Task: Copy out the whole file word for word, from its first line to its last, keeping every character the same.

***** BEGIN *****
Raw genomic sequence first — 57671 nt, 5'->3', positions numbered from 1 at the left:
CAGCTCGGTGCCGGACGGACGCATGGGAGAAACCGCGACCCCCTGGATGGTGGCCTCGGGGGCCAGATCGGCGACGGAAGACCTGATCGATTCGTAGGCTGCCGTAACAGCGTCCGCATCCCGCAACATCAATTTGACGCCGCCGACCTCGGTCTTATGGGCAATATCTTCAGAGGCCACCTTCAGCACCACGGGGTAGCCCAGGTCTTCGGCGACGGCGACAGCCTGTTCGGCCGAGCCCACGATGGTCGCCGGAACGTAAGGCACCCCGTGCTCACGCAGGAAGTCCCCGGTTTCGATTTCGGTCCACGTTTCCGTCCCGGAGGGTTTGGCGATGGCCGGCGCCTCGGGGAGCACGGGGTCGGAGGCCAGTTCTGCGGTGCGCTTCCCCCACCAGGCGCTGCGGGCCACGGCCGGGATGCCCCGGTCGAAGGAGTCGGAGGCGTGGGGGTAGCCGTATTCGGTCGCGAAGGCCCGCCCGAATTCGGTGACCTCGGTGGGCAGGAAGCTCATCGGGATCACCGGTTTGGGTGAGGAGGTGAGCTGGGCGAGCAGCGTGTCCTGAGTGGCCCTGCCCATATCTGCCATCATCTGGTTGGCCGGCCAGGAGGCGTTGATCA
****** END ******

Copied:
Raw genomic sequence first — 57671 nt, 5'->3', positions numbered from 1 at the left:
CAGCTCGGTGCCGGACGGACGCATGGGAGAAACCGCGACCCCCTGGATGGTGGCCTCGGGGGCCAGATCGGCGACGGAAGACCTGATCGATTCGTAGGCTGCCGTAACAGCGTCCGCATCCCGCAACATCAATTTGACGCCGCCGACCTCGGTCTTATGGGCAATATCTTCAGAGGCCACCTTCAGCACCACGGGGTAGCCCAGGTCTTCGGCGACGGCGACAGCCTGTTCGGCCGAGCCCACGATGGTCGCCGGAACGTAAGGCACCCCGTGCTCACGCAGGAAGTCCCCGGTTTCGATTTCGGTCCACGTTTCCGTCCCGGAGGGTTTGGCGATGGCCGGCGCCTCGGGGAGCACGGGGTCGGAGGCCAGTTCTGCGGTGCGCTTCCCCCACCAGGCGCTGCGGGCCACGGCCGGGATGCCCCGGTCGAAGGAGTCGGAGGCGTGGGGGTAGCCGTATTCGGTCGCGAAGGCCCGCCCGAATTCGGTGACCTCGGTGGGCAGGAAGCTCATCGGGATCACCGGTTTGGGTGAGGAGGTGAGCTGGGCGAGCAGCGTGTCCTGAGTGGCCCTGCCCATATCTGCCATCATCTGGTTGGCCGGCCAGGAGGCGTTGATCA